It was this time a year ago that the government and Solomon Islanders were apprehensive about the future following the declaration of the COVID-19 pandemic.
Schools were disrupted, lockdowns were ordered by the government, calls for submissions for the Economic Stimulus Package (ESP) were made, decision to suspend recruitment of public servants were made and the first repatriation flights were organized by the government but to name a few.
One year on post COVID-19, economist and president of the Economic Association of Solomon Islands (EASI) Reuben Tovutovu says the country’s economy is faring better than what was anticipated a year ago.
He says fortunately for the country, the supply chain is not disrupted despite the global impact of COVID-19.
“The main buyers of our products like timber, cocoa, tuna, copra, though hard hit, were able to absorb our export as we are just exporting in a scale that is enough”, Mr. Tovutovu told Solomon Times Online.
In addition to Mr. Tovutovu’s sentiments, a fact sheet provided for the latest statistics on trade between the UK and Solomon Islands showed that total exports from Solomon Islands to the United Kingdom (UK) amounted to £27 million in the four quarters to the end of Q4 in 2020 - an increase of 350.0% or £21 million compared to the four quarters to the end of Q4 2019.
At the same time the Central Bank’s Monetary Policy Stance for March 2021 says economic activity also picked up in 2020 for emerging markets and is projected to surge to above pre-pandemic levels.
“Positive growth was recorded for China in 2020 and is expected to grow to 8.1% in 2021. This comes on the back of effective containment measures; dynamic public investment response and central bank liquidity support, which have encouraged strong recovery. Growth in our regional trading partners, recovered at a faster pace than expected in the second half of 2020. In Australia, growth is expected to recuperate strongly from -2% at the end of December 2020 to 3.5% in 2021 as the recovery continues into 2021- 2022. As for New Zealand, economic activity is expected to remain around pre-Covid19 levels until late 2021. Thereafter, growth is expected to accelerate from late 2022”, the CBSI report said.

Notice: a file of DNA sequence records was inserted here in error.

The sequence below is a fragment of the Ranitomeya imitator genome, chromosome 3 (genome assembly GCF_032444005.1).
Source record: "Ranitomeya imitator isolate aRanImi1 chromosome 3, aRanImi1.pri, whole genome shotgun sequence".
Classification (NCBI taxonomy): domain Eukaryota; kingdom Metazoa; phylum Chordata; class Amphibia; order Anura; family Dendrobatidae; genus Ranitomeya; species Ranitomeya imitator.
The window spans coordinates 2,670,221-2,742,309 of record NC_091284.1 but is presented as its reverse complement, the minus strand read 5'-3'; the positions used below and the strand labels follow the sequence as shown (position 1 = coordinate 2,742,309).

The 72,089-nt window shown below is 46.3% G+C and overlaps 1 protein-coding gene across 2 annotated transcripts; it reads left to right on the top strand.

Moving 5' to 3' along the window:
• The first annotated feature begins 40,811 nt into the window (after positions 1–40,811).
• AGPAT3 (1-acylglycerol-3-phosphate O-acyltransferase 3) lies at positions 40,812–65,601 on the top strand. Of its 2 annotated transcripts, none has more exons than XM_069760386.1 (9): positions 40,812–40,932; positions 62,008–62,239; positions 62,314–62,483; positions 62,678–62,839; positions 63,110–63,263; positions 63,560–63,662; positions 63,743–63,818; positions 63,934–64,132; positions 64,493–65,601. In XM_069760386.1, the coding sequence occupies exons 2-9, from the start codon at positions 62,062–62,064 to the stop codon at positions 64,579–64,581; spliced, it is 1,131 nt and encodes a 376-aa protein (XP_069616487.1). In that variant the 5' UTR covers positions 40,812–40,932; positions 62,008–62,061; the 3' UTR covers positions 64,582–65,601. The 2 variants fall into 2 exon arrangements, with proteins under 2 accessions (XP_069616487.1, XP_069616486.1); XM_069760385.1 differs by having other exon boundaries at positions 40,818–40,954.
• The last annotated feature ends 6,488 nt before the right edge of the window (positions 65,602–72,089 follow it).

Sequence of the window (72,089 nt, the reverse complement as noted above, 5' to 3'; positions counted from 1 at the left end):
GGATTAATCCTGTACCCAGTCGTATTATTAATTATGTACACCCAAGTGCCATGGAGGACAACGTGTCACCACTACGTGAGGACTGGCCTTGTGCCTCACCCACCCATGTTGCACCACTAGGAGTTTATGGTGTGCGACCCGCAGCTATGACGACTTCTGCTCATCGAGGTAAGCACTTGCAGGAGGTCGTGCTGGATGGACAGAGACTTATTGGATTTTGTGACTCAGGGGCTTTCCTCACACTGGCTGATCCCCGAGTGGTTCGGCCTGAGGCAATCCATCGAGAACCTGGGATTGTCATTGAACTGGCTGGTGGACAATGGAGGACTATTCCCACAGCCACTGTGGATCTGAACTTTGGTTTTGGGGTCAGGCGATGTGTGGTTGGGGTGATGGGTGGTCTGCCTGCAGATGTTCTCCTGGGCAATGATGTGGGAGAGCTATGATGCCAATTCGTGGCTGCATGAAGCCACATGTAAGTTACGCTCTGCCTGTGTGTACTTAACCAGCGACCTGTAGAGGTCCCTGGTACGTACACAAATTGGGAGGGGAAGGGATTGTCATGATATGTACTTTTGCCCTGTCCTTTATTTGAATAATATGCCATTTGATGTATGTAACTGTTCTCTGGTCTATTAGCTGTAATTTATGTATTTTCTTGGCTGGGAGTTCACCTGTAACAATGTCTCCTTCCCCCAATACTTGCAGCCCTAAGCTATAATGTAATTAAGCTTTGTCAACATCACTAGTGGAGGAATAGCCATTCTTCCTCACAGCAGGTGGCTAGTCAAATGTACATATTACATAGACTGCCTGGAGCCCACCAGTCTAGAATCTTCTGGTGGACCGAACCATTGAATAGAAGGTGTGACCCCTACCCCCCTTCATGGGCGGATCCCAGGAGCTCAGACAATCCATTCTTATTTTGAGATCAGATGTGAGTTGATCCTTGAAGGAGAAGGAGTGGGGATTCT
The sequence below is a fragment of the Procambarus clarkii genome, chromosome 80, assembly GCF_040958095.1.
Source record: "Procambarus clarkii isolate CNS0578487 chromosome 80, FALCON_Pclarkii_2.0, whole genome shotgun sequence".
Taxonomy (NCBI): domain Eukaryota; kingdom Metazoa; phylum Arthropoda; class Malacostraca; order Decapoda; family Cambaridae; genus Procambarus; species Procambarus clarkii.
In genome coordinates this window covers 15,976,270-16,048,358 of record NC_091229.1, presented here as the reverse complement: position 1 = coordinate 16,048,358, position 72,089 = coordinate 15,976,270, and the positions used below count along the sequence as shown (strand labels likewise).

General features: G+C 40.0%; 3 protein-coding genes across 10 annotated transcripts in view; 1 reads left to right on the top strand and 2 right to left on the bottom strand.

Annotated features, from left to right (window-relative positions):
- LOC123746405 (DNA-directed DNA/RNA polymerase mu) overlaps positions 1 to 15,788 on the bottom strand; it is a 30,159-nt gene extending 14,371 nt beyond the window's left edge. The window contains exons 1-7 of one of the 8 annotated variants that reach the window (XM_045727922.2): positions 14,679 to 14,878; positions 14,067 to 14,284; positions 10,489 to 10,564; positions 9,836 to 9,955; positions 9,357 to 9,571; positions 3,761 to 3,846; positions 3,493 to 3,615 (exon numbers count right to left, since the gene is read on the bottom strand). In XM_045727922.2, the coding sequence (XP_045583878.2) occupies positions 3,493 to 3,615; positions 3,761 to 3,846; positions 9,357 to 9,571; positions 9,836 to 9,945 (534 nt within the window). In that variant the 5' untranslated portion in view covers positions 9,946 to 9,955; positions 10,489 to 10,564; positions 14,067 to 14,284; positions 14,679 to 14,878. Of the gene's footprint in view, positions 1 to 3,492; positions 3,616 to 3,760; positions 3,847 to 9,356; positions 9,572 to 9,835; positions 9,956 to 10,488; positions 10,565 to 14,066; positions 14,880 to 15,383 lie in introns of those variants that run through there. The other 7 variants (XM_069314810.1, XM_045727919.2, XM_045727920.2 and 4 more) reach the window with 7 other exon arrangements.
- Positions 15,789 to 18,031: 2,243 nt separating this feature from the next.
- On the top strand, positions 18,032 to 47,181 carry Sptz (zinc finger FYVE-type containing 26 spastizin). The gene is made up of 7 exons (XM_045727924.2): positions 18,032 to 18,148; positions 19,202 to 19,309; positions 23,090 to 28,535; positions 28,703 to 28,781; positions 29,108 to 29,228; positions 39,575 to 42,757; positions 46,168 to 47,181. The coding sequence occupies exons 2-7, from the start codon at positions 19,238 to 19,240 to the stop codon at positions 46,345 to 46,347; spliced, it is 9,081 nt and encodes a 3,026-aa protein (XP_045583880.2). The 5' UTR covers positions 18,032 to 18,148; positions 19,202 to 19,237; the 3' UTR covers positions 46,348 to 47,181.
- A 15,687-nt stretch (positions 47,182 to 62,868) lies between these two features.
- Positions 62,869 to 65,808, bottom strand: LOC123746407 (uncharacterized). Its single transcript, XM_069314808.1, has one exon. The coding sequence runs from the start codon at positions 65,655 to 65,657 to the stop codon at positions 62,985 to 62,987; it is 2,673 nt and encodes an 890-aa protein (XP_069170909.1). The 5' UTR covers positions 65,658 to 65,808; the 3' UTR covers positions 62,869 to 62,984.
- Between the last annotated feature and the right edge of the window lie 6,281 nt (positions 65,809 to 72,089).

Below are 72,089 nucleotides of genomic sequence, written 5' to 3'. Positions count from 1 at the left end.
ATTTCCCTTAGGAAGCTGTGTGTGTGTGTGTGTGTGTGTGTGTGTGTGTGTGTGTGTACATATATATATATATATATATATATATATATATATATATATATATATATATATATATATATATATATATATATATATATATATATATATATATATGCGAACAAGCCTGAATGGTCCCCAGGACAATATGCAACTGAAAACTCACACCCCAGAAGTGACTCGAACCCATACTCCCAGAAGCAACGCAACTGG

Meanwhile Mr. Tovutovu says another contributing factor as to why the country’s economy is faring better is because of its import cover.
The Foreign reserves level is around USD650million plus (SBD 5.4 billion +). This is equivalent to around 13+ months import cover. The country's foreign reserves have been sitting above 12 months cover for the past one and a half year already and is expected to grow, given the key national projects and other donor projects commence activity.
Tovutovu said this is a sign of a healthy economy.
He said the most negative impact of the COVID-19 pandemic for Solomon Islands was the loss of jobs and the suspension of recruitment by the government as the biggest employer.
However he said with the increase of activities in the informal sector, the country’s economy continues to thrive despite the shortfalls.
The domestic sectors that were largely affected by the pandemic were accommodations, constructions and transport.